Planning Bill: Or how OFMdFM dropped the ball on their end of the Downing Street economic pact?

So let’s join the dots a little on yesterday’s crash landing of the planning bill. [Focus people, focus – Ed]. This was the bill intended to fix set up the Enterprise Zones that were so critical to the Downing Street package of cash agreed just before the G8 with David Cameron.

That was on 14th of June this year. By 24th and 25th June, OFMdFM had scrambled together two amendments which radically altered the bill the SDLP Minister for the Environment Alex Attwood had be slowly been putting together. These amendments (if they had proven legally tight) would have handed absolute power to the DUP and Sinn Fein to:

  • set Enterprise Zones exactly where they wanted them (and reap the maximum political advantage);
  • wave through almost any economic project that took their (or their political backer’s) fancy;
  • and defy the courts and by extension ordinary citizens any legal redress against OFMdFM decisions in this regard.

It’s now being publicly argued that only the DUP were backing this deal. But that’s maybe just down to Sinn Fein’s skillful knack of quitting a losing battle long before anyone notices they’re gone. But if you look at who voted in favour these two amendments, the Sinn Fein MLAs are there in force and in lock step with their DUP counterparts:

Amendment 20:

Mr Anderson, Mr Boylan, Ms Boyle, Ms P Bradley, Mr Brady, Ms Brown, Mr Buchanan, Mr Clarke, Mr Craig, Mr Douglas, Mr Dunne, Mr Easton, Ms Fearon, Mr Flanagan, Mrs Foster, Mr Frew, Mr Girvan, Mr Givan, Mrs Hale, Mr Hamilton, Mr Hazzard, Mr Hilditch, Mr Humphrey, Mr Irwin, Mr G Kelly, Mr Lynch, Mr McAleer, Mr F McCann, Mr McCartney, Mr McCausland, Ms McCorley, Mr I McCrea, Mr McElduff, Ms McGahan, Mr M McGuinness, Mr D McIlveen, Miss M McIlveen, Mr McKay, Ms Maeve McLaughlin, Mr McMullan, Mr McQuillan, Mr Maskey, Mr Milne, Lord Morrow, Mr Moutray, Mr Newton, Mr Ó hOisín, Mr O’Dowd, Mr Poots, Ms S Ramsey, Mr G Robinson, Mr P Robinson, Mr Ross, Ms Ruane, Mr Sheehan, Mr Spratt, Mr Storey, Mr Weir, Mr Wells, Mr Wilson.

In fact there are more DUP than Sinn Fein absentees on the following day’s amendment. In stark contrast yesterday Cathal Boylan was accompanied by only a tiny smattering of junior colleagues on the party’s Assembly benches. The big beasts of the party preferred to run for cover:

Boylan was the only one from his party to speak in this debate and that was to ask if Minister had sought or received any legal advice from the Attorney General, a question repeatedly asked by DUP MLA’s throughout the session (since it was the only legitimate line they had).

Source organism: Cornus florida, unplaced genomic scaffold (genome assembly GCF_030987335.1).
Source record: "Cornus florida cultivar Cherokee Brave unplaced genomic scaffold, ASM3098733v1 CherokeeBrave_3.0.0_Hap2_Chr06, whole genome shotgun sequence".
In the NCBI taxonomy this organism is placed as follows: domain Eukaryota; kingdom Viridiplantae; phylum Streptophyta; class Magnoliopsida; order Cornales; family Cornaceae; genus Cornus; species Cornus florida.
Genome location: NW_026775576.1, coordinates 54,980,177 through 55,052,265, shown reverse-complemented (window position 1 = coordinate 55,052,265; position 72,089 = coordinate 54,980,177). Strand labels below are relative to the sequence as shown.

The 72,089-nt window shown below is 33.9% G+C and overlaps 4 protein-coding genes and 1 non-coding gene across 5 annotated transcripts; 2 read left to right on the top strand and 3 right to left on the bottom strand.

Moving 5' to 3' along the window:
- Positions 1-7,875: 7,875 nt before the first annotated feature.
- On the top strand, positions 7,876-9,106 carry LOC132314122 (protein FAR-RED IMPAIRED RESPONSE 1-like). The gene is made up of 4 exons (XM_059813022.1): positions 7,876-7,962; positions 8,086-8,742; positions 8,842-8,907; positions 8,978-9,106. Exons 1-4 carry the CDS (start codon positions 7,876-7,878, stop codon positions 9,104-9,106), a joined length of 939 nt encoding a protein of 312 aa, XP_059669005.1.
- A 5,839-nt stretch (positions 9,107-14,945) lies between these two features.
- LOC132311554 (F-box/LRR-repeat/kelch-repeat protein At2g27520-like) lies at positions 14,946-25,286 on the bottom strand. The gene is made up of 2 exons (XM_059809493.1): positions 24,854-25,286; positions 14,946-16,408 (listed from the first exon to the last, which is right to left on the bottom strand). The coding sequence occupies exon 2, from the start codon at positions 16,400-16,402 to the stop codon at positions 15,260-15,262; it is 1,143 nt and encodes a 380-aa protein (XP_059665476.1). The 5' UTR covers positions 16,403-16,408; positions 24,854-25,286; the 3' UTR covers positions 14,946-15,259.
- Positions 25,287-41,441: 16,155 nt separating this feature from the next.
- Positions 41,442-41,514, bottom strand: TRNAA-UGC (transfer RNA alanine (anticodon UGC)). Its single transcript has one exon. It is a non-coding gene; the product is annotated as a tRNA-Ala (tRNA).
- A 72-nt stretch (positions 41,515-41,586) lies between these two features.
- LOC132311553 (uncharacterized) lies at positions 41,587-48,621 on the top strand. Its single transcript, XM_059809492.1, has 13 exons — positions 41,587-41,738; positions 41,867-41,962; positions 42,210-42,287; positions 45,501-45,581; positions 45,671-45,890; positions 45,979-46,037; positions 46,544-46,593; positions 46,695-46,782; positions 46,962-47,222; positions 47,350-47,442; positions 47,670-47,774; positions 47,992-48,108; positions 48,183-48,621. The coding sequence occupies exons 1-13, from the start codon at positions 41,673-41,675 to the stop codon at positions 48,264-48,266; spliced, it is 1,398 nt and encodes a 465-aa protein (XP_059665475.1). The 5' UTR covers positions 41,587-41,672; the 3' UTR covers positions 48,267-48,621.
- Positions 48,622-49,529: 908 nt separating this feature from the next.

Lord Morrow then stoked the fire a little by suggesting Minister Durkan had broken the Ministerial Code in the same week as the Treacy ruling against his own party’s minister Ed Poots. That put some fire in the Derry minister’s belly:

Mr Durkan: I dispute that I am breaking the ministerial code.  I wonder whether advice was sought from the Attorney General on the amendments before they were tabled.  If not, why not?  If so — [Interruption.]

Mr Speaker: Order.  The Minister must be heard.

Mr Durkan: If so, why?  When the public hear the accusation that I might be breaking the ministerial code, they will rightly ask, “What is the ministerial code?”  If someone is deemed — [Interruption.]

Mr Speaker: Order.

Mr Durkan: If someone is deemed not to be in breach of the code for denying someone else the right to donate blood based on their sexuality or for promoting public disorder, they are not in breach of the code but for trying to prevent bad law from coming in, I am?

Mr Speaker: Order.

Mr Durkan: I do not think so.  I can act only on the legal advice that I have seen.  I am certainly open to hearing other legal advice, and I have sought it from many places, but that is not one.

What legal advice, indeed? Durkan took the precaution of going to one of the five or six most prominent specialist counsels in the UK, in a very complex area of law rather than the necessarily generalist AG. If OFMdFM had sought advice on their last minute amendments, they seem not to have told their own MLAs.

Yes, it was a shameless attempt to sequester powers. And yes, in picking a fight when both the First and deputy First Ministers were away on business, Durkan has sent a strong signal he’s not to be messed with.

More importantly, Durkan has put an end what looks like an opportunist land grab cooked between Sinn Fein and the DUP to control exactly which communities and which developers get the plum economic opportunities. Or, perhaps just as importantly, which don’t.

Now who’s going to tell David Cameron that a critical part of OFMdFM’s commitment to their joint development plan has already gone up in smoke. A development plan which Sinn Fein seemed enthusiastic for in June, but which nevertheless as Micheal Martin was keen to note on Sunday made absolutely no mention of the Republic.

That’ll just be “…the growing dysfunction of institutions ever-more beholden to narrow party interests” then Micheal?

Mick is founding editor of Slugger. He has written papers on the impacts of the Internet on politics and the wider media and is a regular guest and speaking events across Ireland, the UK and Europe. Twitter: @MickFealty

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